Results of a small, single-arm study reported at the 2017 Society of Hematologic Oncology meeting showed patients with refractory chronic lymphocytic leukemia achieved a high response rate with CD19-targeted CAR T-cell therapy.
Cameron J. Turtle, PhD
Cameron J. Turtle, PhD
Results of a small, single-arm study reported at the 2017 Society of Hematologic Oncology meeting showed patients with refractory chronic lymphocytic leukemia (CLL) achieved a high response rate with CD19-targeted CAR T-cell therapy.
In the study, 15 of 22 patients achieved objective responses, including 4 complete responses. Additionally, 15 of 17 patients with bone marrow involvement had no evidence of disease in marrow after CAR T-cell therapy.
The subgroup of patients who met International Working Group on CLL criteria for response and had no malignant IgH sequences in marrow had a progression-free survival (PFS) and overall survival (OS) of 100% after a median follow-up of 6.6 months, as reported at the 2017 Society of Hematologic Oncology meeting.
“In high-risk CLL patients, CD19 CAR T cells of defined composition can be administered with an acceptable early toxicity profile,” said Cameron Turtle, MBBS, PhD, an attending physician at the Fred Hutchinson Bone Marrow Transplant Program and Immunotherapy Service in Seattle. “Deep marrow clearance by IgH sequencing after CAR T-cell therapy provides early signs of durable responses, with 100% progression-free and overall survival.”
The findings came from a phase I/II study of JCAR014 CAR T-cell therapy in adults with relapsed/refractory B-cell malignancies. The total study population comprised 48 patients with acute lymphoblastic leukemia and 64 with non-Hodgkin’s lymphoma, as well as 24 patients with ibrutinib (Imbruvica)-refractory CLL, who were the focus of Dr. Turtle’s presentation.
The 24 patients had a median age of 61, and they had received a median of 5 prior lines of therapy for CLL. Four patients had undergone stem-cell transplant. There were 19 patients who were ibrutinib-refractory and 6 venetoclax (Venclexta)-refractory. All but 1 of the patients had high-risk cytogenetics, and all but 1 had extramedullary disease.
Lymphodepleting chemotherapy preceded infusion of CAR T cells in all cases. In 21 of 24 cases, patients received cyclophosphamide-fludarabine chemotherapy. The dosage of CAR T-cell infusions ranged from 2 x 105 to 2 x 107 cells/kg bodyweight.
Dr. Turtle said 18 patients received a single cycle of therapy, and 6 received a second cycle for residual disease or relapse. All but 6 patients were treated on an outpatient basis.
Restaging by computed tomography at 4 weeks showed that 1 of 3 patients who received noncyclophosphamide/fludarabine lymphodepletion achieved an objective response, as did 14 of 19 patients who received cyclophosphamide/fludarabine, including all 4 complete responses. Of 16 ibrutinib-refractory patients evaluable for responses, 11 achieved objective responses, including the 4 patients who had complete responses.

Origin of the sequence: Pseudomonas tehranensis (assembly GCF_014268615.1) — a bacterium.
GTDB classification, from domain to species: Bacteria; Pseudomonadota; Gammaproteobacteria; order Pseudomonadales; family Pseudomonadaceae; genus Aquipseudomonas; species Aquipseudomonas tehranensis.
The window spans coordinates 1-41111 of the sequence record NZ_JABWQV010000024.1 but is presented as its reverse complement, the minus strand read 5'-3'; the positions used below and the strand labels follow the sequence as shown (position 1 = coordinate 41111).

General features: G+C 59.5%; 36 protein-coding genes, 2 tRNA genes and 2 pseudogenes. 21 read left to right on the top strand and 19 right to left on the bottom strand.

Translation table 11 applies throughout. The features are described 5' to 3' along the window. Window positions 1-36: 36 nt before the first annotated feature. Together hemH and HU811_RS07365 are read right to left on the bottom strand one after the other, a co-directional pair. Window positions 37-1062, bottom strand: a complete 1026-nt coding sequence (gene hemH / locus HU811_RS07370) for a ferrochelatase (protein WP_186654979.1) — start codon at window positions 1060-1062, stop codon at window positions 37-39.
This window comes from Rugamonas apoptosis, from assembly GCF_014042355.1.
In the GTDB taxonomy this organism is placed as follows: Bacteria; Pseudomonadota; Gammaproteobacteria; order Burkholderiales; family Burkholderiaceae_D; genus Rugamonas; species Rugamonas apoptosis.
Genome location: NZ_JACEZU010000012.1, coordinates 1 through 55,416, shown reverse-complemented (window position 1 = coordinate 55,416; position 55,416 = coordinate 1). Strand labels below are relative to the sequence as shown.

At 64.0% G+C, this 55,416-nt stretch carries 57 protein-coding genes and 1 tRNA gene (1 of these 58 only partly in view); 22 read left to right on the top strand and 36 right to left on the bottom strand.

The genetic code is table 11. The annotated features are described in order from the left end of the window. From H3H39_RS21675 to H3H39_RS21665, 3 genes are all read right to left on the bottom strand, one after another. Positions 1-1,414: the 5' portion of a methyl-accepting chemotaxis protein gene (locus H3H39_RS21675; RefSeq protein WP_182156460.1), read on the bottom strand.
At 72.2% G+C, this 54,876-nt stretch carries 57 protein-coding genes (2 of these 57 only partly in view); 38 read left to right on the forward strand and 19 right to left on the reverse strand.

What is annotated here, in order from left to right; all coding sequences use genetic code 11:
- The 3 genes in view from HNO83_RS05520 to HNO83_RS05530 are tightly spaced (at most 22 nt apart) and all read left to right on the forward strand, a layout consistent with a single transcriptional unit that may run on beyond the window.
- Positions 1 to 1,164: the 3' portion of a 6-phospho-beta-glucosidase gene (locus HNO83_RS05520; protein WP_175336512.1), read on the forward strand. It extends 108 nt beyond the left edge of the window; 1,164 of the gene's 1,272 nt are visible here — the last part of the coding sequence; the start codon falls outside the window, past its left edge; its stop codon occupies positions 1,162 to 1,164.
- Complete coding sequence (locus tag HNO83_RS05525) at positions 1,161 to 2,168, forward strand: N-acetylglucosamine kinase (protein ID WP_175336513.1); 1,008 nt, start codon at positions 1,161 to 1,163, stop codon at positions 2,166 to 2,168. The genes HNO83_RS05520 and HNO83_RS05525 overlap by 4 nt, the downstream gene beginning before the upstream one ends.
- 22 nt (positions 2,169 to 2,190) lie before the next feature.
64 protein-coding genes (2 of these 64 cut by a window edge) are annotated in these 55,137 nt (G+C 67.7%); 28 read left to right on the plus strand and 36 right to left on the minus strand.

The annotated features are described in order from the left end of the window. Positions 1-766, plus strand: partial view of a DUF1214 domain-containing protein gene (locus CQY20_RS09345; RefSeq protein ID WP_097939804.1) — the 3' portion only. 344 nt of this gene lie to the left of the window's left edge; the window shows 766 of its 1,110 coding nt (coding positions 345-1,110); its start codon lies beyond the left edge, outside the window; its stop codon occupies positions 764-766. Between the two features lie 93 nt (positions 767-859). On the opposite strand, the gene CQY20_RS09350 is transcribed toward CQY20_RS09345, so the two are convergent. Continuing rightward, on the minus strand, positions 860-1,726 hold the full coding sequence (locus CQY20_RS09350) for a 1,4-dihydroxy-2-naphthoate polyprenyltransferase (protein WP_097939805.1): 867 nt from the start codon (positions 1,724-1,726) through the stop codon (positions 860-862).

Analysis of bone marrow by flow cytometry showed 1 of the 3 patients who received nonstandard lymphodepletion had no evidence of disease in marrow, as did 15 of 17 patients who received cyclophosphamide/fludarabine lymphodepletion and 11 of the 16 patients with ibrutinib-refractory disease.
Among patients who had PET-avid disease at baseline, 8 of 12 had objective responses, which were complete responses in 7 of 8 cases. Eight of 11 patients with ibrutinib-refractory disease and PET avidity at baseline also responded to treatment, including 7 complete responses.
Dr. Turtle said patients who had lymph node responses at 4 weeks had longer PFS and OS, a median of 9.7 months for patients who had complete responses and PFS not yet reached after partial response versus 1 month for patients who did not achieve objective responses. Median OS had yet to be reached for any patient who attained an objective response (partial or complete), as compared with 4.1 months for patients who did not achieve an objective response.
Fourteen of 17 patients who had bone marrow clearance by flow cytometry subsequently underwent IgH deep sequencing of bone marrow, which revealed absence of the index clone in 7 of 14 cases. Patients who had negative bone marrow by IgH sequencing had yet to reach median PFS as compared with 8.5 months for the IgH sequencing-positive patients (P= .0253). All 14 patients with negative flow cytometry results had reached median survival, regardless of IgH sequencing status.
Higher attained counts of CD4-positive and CD8-positive cells were associated with improved PFS (HR, 0.56;P= .025).